Our first conservation hero
One of the great things about the summer break is the opportunity for reading, something I've managed to spend a lot of time doing this holiday season. I suspect my love of reading is also tied to the fact that not much moving or physical motion is required and that you can lie out in the sun and read, on the couch, on a deck chair, on the lawn - anywhere!
This summer, after quite a long period of reading trashy chick-lit, I've been getting back into reading nonfiction, and of course the kind of nonfiction I like is the kind about nature.
Richard Henry of Resolution Island (Susanne and John Hill, 1987, John McIndoe Ltd).
First up on my summer reading list (which was an awesome pressie from my good friend and fellow nature lover Graeme Hill) is a fascinating account of the life of Richard Henry, arguably one of our first modern conservationists - and the pioneer of a variety of wildlife protection techniques that we are famous for in New Zealand today.
Richard Henry came from a family of Irish immigrants to Australia, where he grew up and where he perfected his keen and observant eye for the natural world, and eventually moved to New Zealand.
He spent much of his time in the Te Anau region, working as a shepherd, boatman and carpenter, and gaining much recognition and admiration for his knowledge of the native wildlife. He was also one of the first to raise the alarm about the growing impact of stoats, ferrets and weasels, which were introduced to try to combat the rabbit plague.
Stoats, weasels and ferrets were introduced in 1882 as the "natural enemies" of the rabbits and despite dire warnings from respected scientists in Britain and in New Zealand, the government continued to import and breed thousands of these mustelids at the behest of the pastoral lobby. It didn't take long (as predicted by naturalists like Andreas Reischek and Walter Buller) for the stoats and their cousins to change tack and gain an appetite for the large, mostly flightless native birds.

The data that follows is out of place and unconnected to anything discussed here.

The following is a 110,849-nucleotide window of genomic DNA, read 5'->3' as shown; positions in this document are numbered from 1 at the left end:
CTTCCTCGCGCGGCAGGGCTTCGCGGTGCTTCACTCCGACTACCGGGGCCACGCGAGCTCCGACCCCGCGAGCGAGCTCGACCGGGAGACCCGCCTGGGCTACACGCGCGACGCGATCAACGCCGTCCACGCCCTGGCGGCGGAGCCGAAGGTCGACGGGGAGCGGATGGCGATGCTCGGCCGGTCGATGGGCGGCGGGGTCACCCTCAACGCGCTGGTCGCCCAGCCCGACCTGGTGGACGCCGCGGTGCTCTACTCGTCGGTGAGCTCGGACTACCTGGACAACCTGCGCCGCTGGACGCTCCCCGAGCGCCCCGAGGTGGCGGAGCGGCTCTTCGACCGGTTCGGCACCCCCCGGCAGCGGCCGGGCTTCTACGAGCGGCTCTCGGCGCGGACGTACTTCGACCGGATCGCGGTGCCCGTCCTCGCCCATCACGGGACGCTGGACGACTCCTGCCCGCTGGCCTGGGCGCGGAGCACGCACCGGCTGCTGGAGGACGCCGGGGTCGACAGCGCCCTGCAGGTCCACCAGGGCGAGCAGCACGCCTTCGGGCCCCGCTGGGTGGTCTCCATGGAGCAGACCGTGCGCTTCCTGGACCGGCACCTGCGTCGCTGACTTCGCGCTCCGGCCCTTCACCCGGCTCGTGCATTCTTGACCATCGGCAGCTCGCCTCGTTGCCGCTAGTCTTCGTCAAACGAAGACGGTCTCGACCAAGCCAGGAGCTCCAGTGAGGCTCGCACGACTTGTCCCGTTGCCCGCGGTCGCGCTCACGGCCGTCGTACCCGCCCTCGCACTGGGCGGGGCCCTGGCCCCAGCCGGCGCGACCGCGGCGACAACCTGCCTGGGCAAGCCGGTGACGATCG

Richard Henry outside his boatshed, Pigeon Island, Dusky Sound, Fiordland, March 1900
Richard Henry, living in the bush and in a front row seat to see the devastation, watched helplessly as his once common kakapo and kiwi neighbours disappeared in front of his eyes.
"On the west, from the mouth of the Waiau for 25 miles of beach, there are neither signs nor sounds of kakapo, weka, nor kiwi, where they used to be numerous, but there are plenty of ferret tracks on the beach. Up the creeks in the bush grey teal and blue duck were plentiful, but now they are all gone, and the black teal are rapidly going also, and in all probability will soon be simply a memory of the past."
It had taken about five years.
In 1891 the government undertook to make Resolution Island in Fiordland a reserve, and Richard Henry got the job as caretaker - our first ranger. During his time there, he became concerned about the impact the mustelids were having on birds such as kakapo and kiwi, and famously rowed more than 500 of them to what he believed was predator-free safety on Resolution over a period of six years. In 1901, a "weasel" (more likely a stoat) was spotted by visitors to Resolution Island, and after months trying to capture it and failing, he realised that all of his hard conservation work had been in vain. The kakapo disappeared, and Richard Henry took up a new post on another newly formed reserve, Kapiti Island. He died a lonely man in Helensville, with only the postmaster to attend his funeral.
Of course his work wasn't really in vain: his skills in translocation of birds, the idea of keeping birds safe in predator-free environments, as well as using dogs to track kakapo and kiwi are all cornerstones of New Zealand's conservation work today.
In addition, the Department of Conservation is working on a programme to rid Resolution Island of stoats once and for all. The 21,000 hectares will be covered in 2500 traps - and the final result of stoats being removed from this vast area will be a lasting legacy for a man who dedicated his life to the conservation of our native wildlife over a century ago. Many people do keep his name alive - through knowing and telling his fascinating story, or through naming a kakapo after him, or even a new kind of self-setting trap.
Richard Henry is a true Kiwi legend, and though his name might not be as famous as Sir Edmund Hillary's or Kate Sheppard's, it probably deserves to be, because he took the first steps to protect our wonderful wildlife from the peril of introduced predators. For that we should forever be grateful. I know I am.
Richard Henry the kakapo (who died end of 2010) was a fitting tribute to a man who pioneered conservation techniques and predator-free environments in New Zealand.
Have you heard of Richard Henry? Read any good nature books this summer? Did you realise that people were so concerned about introduced mammals over a hundred years ago?